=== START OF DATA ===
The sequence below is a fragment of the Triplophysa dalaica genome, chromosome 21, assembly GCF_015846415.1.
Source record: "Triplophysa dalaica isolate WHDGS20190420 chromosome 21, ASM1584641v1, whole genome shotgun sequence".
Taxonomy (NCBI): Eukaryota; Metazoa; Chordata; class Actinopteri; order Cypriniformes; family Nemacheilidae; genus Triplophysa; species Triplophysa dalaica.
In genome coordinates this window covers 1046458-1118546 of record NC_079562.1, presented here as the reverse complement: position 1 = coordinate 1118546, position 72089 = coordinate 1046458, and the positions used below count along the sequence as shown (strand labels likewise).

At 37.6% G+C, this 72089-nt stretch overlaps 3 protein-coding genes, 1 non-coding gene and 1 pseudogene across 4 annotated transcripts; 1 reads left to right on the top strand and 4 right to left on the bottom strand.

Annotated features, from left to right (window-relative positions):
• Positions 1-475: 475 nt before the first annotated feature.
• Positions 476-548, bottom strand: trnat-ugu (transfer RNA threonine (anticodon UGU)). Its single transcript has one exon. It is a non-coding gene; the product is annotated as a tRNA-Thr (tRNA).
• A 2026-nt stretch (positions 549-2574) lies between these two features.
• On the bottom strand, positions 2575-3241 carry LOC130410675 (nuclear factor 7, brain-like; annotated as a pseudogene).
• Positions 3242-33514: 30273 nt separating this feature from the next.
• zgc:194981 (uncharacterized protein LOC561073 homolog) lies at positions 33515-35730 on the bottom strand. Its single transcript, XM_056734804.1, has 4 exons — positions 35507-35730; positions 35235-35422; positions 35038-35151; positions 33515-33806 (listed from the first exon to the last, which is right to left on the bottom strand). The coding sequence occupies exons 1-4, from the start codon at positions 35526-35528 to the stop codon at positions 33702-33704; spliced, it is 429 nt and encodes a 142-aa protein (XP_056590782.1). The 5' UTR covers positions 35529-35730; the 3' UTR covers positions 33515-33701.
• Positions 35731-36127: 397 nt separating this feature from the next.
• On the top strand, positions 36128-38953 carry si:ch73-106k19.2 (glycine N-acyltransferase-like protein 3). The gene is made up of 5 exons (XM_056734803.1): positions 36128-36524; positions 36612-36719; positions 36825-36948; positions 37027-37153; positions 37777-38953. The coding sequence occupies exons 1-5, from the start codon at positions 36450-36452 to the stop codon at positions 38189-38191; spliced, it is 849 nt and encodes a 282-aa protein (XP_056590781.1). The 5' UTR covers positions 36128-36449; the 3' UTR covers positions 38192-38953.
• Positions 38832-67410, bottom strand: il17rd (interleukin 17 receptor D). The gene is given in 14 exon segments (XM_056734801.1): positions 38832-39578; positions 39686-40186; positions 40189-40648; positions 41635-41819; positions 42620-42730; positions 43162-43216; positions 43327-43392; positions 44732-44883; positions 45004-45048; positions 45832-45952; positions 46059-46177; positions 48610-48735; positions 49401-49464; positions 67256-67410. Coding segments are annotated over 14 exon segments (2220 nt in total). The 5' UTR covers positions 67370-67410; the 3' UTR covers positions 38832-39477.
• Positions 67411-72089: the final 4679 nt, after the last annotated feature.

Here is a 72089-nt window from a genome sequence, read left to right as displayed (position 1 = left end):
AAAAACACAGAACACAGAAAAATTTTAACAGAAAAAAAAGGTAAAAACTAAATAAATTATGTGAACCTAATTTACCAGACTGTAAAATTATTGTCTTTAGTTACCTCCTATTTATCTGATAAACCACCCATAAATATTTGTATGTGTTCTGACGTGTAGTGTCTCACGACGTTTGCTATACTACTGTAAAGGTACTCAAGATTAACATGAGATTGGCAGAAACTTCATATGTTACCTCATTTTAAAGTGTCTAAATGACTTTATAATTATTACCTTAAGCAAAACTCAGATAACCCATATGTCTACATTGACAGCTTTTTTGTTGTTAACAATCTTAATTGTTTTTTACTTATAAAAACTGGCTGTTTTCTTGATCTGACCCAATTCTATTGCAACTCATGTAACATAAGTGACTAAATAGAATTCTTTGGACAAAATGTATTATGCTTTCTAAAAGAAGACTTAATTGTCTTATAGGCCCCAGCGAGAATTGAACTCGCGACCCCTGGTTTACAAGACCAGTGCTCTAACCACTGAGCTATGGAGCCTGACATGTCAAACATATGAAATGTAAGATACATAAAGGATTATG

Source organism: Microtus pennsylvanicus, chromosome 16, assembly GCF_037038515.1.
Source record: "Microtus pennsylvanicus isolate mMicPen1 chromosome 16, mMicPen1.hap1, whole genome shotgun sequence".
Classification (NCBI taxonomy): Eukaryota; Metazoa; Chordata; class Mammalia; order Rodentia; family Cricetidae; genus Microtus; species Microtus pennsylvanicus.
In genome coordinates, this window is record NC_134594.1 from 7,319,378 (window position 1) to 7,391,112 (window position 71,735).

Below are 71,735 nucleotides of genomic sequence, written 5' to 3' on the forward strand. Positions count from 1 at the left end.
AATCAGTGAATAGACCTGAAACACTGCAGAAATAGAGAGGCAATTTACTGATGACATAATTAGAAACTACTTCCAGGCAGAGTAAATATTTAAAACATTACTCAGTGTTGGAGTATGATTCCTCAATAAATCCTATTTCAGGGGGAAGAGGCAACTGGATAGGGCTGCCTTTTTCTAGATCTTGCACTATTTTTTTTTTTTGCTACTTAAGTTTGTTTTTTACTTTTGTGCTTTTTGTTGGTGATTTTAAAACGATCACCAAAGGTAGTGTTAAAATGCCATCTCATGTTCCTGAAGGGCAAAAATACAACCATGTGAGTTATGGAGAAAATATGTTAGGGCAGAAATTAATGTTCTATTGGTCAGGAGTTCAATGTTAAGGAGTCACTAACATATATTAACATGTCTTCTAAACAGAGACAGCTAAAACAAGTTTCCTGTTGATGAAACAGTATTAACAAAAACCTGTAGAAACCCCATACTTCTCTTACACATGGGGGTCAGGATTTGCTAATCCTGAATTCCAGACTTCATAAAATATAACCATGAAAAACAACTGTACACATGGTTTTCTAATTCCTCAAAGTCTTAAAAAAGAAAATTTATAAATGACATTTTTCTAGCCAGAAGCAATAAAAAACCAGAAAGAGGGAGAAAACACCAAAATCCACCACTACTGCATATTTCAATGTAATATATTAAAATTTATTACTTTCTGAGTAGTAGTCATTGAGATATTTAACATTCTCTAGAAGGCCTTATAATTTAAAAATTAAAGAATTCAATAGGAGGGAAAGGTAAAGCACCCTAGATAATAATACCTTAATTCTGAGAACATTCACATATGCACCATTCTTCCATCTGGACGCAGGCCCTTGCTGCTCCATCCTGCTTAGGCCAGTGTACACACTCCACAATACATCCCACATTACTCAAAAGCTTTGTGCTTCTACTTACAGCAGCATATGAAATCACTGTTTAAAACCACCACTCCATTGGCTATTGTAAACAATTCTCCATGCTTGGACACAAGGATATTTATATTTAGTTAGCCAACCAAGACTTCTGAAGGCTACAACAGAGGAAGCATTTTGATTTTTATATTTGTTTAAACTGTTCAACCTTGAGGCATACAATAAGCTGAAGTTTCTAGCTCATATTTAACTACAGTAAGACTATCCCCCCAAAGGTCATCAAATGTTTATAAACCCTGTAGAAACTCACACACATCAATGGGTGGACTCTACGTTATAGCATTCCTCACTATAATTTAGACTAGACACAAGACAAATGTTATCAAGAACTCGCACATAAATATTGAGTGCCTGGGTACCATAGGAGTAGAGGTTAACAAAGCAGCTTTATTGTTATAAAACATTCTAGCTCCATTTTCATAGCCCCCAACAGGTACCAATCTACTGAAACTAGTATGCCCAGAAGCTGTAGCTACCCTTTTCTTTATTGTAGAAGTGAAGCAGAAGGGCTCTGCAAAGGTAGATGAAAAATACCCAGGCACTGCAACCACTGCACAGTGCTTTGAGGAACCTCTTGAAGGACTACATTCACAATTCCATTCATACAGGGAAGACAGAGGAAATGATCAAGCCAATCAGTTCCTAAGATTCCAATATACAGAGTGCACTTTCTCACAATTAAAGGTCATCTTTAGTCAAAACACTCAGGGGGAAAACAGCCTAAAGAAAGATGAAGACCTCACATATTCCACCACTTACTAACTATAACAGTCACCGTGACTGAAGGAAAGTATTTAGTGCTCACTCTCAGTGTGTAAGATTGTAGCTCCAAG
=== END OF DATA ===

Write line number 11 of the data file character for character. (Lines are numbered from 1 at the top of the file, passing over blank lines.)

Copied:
• Positions 3242-33514: 30273 nt separating this feature from the next.